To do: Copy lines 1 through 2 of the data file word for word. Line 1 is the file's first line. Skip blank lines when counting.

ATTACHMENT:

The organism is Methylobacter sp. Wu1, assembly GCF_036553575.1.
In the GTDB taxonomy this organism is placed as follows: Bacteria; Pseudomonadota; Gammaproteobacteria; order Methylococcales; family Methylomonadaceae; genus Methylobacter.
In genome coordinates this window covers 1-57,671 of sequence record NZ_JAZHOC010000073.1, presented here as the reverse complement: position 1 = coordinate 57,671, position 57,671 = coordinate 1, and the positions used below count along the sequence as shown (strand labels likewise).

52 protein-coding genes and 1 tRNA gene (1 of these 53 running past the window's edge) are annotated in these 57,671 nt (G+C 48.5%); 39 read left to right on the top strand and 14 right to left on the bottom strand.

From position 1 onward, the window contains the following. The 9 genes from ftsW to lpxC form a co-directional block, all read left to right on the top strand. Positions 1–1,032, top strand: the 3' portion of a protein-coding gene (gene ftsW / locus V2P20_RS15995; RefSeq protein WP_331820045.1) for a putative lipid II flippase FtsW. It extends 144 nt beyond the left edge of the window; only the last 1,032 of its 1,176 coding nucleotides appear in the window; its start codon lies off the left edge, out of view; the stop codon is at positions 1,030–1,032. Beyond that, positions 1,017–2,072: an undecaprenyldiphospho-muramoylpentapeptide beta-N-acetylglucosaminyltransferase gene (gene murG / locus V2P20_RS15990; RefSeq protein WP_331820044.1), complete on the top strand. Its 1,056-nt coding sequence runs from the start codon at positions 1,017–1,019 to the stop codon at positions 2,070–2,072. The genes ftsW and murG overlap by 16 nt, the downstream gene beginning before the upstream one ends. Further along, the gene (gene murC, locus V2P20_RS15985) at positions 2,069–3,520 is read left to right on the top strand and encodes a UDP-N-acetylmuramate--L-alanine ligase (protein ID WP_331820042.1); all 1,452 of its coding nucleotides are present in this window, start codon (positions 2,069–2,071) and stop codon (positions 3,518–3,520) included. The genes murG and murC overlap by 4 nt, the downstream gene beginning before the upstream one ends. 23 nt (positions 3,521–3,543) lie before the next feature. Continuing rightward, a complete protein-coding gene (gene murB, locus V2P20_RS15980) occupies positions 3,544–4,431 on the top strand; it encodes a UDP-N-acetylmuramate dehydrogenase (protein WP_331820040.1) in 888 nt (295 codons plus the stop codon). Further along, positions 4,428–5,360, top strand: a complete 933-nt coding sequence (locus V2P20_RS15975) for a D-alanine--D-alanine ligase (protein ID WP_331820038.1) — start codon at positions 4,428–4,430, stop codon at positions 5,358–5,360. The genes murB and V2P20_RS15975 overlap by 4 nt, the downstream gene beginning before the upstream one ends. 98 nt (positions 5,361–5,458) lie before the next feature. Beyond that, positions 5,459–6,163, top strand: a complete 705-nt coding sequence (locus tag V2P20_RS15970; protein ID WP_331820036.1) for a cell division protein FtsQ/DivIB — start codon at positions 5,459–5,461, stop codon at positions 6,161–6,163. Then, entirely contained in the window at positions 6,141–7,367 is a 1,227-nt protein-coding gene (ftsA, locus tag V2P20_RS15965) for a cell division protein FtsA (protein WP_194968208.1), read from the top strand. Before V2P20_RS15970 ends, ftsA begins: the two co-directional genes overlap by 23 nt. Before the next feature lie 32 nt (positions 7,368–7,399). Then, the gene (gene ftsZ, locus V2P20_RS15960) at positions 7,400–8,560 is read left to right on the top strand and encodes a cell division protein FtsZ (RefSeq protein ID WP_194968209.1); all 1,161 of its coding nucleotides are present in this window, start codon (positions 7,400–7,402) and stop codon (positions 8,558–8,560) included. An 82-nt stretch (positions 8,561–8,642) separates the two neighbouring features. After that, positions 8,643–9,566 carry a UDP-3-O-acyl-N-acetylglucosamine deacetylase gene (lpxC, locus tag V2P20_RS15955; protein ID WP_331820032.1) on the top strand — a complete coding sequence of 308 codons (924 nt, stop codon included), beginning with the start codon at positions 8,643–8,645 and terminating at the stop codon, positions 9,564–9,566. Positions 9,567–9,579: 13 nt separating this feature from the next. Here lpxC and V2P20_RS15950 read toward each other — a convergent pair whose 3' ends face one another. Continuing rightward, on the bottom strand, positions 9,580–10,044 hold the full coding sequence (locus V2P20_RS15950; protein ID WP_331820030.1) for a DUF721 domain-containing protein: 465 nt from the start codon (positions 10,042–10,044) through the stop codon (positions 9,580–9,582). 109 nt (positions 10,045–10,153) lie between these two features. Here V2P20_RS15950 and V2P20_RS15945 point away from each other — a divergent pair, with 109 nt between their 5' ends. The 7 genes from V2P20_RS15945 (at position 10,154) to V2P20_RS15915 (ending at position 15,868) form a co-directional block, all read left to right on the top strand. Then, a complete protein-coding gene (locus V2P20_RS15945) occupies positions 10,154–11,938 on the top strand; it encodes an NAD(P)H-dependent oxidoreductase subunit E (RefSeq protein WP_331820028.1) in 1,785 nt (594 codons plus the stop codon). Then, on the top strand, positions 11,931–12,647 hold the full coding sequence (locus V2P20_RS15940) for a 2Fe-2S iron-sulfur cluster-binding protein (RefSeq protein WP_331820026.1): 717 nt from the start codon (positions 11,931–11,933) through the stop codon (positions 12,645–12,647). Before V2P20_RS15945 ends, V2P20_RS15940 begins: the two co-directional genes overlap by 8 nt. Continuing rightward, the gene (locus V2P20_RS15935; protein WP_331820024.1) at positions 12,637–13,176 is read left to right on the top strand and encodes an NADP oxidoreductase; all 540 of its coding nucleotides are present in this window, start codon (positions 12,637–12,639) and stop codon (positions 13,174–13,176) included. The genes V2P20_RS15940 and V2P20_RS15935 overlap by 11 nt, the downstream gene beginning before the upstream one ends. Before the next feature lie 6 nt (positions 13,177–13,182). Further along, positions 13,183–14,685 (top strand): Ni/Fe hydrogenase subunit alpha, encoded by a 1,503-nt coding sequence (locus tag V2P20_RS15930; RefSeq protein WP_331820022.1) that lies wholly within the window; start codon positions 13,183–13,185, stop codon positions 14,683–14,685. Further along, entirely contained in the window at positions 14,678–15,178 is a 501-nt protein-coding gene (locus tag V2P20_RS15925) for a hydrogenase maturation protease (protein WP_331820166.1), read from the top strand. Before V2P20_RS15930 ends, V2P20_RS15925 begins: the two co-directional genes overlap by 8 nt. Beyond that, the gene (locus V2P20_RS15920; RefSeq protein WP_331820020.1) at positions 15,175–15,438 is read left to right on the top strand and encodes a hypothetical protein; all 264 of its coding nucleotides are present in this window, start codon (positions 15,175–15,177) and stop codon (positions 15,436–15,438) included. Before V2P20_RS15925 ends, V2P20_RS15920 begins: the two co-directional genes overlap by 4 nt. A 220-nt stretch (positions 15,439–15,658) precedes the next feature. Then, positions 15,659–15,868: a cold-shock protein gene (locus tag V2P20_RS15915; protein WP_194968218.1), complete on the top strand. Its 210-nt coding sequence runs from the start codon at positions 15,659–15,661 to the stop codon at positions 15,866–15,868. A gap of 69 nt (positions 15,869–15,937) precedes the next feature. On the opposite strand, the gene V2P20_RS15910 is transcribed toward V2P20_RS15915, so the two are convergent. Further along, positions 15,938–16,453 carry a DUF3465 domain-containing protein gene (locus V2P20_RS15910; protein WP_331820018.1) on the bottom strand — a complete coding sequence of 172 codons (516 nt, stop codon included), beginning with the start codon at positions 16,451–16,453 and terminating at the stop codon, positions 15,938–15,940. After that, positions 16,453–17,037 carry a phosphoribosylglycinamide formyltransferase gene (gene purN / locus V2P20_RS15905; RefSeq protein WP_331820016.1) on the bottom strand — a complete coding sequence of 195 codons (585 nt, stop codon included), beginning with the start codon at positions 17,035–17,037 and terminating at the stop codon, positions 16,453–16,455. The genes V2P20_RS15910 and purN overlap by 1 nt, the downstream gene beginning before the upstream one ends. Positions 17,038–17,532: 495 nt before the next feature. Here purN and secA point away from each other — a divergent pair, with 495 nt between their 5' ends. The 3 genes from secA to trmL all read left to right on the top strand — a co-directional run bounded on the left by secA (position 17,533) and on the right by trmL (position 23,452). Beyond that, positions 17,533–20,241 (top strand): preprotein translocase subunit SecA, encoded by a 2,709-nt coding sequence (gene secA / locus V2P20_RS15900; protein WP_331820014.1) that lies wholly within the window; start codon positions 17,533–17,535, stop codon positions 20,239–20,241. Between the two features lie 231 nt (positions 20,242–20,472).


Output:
The organism is Methylobacter sp. Wu1, assembly GCF_036553575.1.
In the GTDB taxonomy this organism is placed as follows: Bacteria; Pseudomonadota; Gammaproteobacteria; order Methylococcales; family Methylomonadaceae; genus Methylobacter.